Why Holland is leading the way in work-life balance
What can we learn by looking at how other countries work?
Underworked, undervalued and ultimately underpaid. We can all resonate with that, or at least we can at some point in our working lives. Burnout is all too common and not just exclusive to us in the UK. In fact, the Japanese use the term Karoshi, which translates as ‘death by overwork’, as it is so commonplace in their culture.
So it there a better way to work? A smarter way? Let’s see how cultures around the world tackle the problem.
Working less hours in Holland
There’s ‘Hope in Holland’ for us all. The Netherlands have recently overtaken Denmark as the best place to work in terms of work-life balance. Decided by the OECD Better Life Index, they score a 9.3 out of a possible 10 for work-life balance, and a 9.4 for life satisfaction. And how do they do this? Work less hours. It really is that simple.
Only 0.5% of the Dutch work additional hours. The OECD average is 13%. Whether it’s better managing your workload, splitting up your days or speaking to your boss about hiring some extra help. The Dutch really are doing it right by not regularly working long hours – maybe it’s time to stop burning the midnight oil?
Flexible working – the Italian way
Typical working hours in Italy are split into a morning and afternoon with a 2-3-hour gap in-between to avoid the midday heat. Most schools work to a similar timetable, allowing for some quality family time and maybe even a siesta to recharge the batteries before the afternoon begins. A lunch break well and truly outside of the office – revolutionary!
“But we’re in the UK”, I hear you say. “We don’t see the sun, so how can we take a midday siesta?” Well you don’t have to take the break at midday. A break is a break, no matter when you take it. It’s when you need it that counts.
Escape and refresh
Working at shared offices or for yourself means you can take a break when the need arises. Whether it’s a quick coffee, a catch up at the water cooler or a brisk walk – an escape from your workload can refresh and reinvigorate you when you return to your desk. So are there any tips for taking a break?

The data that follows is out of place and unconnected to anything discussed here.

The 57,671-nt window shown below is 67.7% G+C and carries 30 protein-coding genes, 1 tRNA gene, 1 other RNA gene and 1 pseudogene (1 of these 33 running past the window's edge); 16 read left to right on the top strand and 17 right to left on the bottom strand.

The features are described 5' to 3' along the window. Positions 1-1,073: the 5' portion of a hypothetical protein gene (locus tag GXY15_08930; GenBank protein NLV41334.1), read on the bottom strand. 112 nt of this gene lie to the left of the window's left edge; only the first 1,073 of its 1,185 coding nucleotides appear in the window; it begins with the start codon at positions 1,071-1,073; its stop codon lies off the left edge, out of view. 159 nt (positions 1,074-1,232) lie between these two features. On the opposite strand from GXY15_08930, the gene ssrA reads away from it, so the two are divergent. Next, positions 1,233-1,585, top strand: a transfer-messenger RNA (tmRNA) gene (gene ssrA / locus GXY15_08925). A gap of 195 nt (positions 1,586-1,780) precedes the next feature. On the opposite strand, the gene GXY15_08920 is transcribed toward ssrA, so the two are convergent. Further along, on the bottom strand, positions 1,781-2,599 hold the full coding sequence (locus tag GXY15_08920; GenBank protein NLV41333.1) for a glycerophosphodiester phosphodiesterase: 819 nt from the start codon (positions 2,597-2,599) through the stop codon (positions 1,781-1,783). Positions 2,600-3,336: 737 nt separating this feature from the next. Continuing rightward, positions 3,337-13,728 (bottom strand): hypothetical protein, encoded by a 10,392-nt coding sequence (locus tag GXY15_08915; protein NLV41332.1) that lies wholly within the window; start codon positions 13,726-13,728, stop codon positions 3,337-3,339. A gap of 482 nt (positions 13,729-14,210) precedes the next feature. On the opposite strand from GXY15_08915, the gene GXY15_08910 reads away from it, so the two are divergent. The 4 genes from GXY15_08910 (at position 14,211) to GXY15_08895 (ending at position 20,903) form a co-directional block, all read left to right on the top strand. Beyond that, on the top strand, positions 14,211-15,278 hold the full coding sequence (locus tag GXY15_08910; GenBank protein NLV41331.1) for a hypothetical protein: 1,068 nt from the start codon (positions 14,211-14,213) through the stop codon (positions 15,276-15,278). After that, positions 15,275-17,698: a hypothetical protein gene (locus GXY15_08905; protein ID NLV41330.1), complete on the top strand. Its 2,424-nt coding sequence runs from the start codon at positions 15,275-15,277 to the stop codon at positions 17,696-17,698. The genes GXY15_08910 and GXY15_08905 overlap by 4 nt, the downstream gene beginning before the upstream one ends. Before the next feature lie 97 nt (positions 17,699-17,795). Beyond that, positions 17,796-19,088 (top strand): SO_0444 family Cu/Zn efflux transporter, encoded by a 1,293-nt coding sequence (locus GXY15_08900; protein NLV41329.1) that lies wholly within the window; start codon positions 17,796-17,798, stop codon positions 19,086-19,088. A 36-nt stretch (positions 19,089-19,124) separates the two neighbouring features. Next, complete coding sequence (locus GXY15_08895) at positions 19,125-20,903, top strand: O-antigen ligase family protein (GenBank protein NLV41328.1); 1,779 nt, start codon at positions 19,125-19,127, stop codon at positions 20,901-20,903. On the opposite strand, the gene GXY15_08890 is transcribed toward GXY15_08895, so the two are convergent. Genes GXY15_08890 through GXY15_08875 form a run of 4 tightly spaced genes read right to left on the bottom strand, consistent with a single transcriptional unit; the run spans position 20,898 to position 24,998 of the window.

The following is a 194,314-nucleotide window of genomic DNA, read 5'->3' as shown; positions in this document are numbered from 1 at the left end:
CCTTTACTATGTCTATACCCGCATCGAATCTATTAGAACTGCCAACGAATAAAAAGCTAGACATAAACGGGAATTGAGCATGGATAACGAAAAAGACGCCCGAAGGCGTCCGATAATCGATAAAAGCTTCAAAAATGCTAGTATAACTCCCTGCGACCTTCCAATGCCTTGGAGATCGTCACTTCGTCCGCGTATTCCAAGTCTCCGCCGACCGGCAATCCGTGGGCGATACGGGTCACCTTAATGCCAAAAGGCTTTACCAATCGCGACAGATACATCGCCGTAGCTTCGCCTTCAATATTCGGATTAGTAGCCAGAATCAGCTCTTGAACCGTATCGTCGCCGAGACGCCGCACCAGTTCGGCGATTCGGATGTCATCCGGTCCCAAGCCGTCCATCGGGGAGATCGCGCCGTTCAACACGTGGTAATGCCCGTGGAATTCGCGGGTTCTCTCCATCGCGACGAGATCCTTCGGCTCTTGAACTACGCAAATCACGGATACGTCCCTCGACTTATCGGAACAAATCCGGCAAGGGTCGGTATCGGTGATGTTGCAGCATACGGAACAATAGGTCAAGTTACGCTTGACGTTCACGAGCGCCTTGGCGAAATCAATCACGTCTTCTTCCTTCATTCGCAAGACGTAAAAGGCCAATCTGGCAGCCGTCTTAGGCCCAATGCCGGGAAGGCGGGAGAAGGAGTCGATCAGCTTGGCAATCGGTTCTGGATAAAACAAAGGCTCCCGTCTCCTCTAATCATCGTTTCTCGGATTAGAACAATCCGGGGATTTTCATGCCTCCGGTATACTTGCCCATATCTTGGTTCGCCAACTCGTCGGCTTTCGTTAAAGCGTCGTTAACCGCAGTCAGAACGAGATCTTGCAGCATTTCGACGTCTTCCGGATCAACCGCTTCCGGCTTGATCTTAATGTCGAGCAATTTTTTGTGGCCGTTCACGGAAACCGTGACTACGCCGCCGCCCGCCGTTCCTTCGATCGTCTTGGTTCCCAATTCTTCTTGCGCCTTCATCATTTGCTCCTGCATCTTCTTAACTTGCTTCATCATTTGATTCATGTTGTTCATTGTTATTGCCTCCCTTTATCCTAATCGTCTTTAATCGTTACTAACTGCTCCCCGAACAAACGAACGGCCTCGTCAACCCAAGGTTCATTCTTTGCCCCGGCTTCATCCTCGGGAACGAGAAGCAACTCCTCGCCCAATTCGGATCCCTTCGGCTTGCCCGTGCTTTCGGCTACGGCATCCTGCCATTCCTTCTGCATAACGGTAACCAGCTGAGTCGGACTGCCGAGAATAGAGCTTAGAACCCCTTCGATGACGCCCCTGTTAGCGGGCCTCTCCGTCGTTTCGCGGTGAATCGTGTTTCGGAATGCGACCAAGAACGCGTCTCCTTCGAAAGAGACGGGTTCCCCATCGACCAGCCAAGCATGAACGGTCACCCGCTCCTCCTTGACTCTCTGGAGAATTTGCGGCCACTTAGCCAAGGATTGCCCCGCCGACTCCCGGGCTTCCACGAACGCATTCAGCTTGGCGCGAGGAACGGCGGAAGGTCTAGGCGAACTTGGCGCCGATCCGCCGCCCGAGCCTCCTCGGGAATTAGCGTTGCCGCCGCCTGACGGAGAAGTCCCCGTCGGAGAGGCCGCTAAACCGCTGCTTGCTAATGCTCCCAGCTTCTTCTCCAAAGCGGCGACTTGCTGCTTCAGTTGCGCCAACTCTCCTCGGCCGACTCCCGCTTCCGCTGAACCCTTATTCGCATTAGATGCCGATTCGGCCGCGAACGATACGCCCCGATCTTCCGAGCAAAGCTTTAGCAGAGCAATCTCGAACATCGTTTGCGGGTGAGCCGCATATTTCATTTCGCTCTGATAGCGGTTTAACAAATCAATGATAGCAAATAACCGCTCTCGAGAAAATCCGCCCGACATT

Yes, lots of people swear by the pomodoro technique: where you focus on one task in 25 minute blocks then take a mandatory 5 minute break. Simple enough to implement using a clock, or for those with space left on their smartphones – there are some nifty apps you can download.
How to be more productive
Productivity wise, Luxembourg takes home the trophy for the most productive workforce. With an average working week of just 29 hours, and at least 5 weeks paid annual leave, there is clearly a lot to be said for working shorter hours and giving your employees plenty of time for a bit of well-deserved R&R. Compare this to the UK with yearly working hours of 1676 averaging out around 32 hours a week, and it’s easy to see why we’re all burning out. So how can we be more productive?
As well as encouraging breaks, the pomodoro technique helps with being more productive. Like cramming, it helps get stuff done. There are heaps of hacks, methods and ways to be more productive in a short space of time. It’s all about trying them out and picking & sticking with it. Start with the top 27 productivity hacks of 2018
Working quirks in India, Japan and Sweden
Glassdoor lists some other worldwide quirks including India, where being 15 minutes late to a meeting is still considered on-time; Japan, often partaking in 15 mins of group exercise to start each day; and Sweden, who are in the habit of taking at least one ‘fika’ (coffee break) a day. Obviously we’re not advocating being late to meetings. However, having drop in meetings, and non-dedicated start times allows for more flexible catch-ups.
Trusting employees to deliver
The 9-5 commonly adopted in the UK was defined over a hundred years ago and originally derived to maximise efficiency within a factory setting – cut to 2018 and it turns out that working longer hours doesn’t necessarily correlate with increased productivity.
Maybe we can’t all start our day with a colleague exercise session followed by a coffee and cake break, before our 10 o’clock (ish) meeting, leading to our siesta lunch break at home with our loved ones, fitting in one more coffee and cake meeting before clocking off by 4pm, but there is clearly a lot to be said for a bit of flexibility in the workplace and trusting our employees to still give us their best.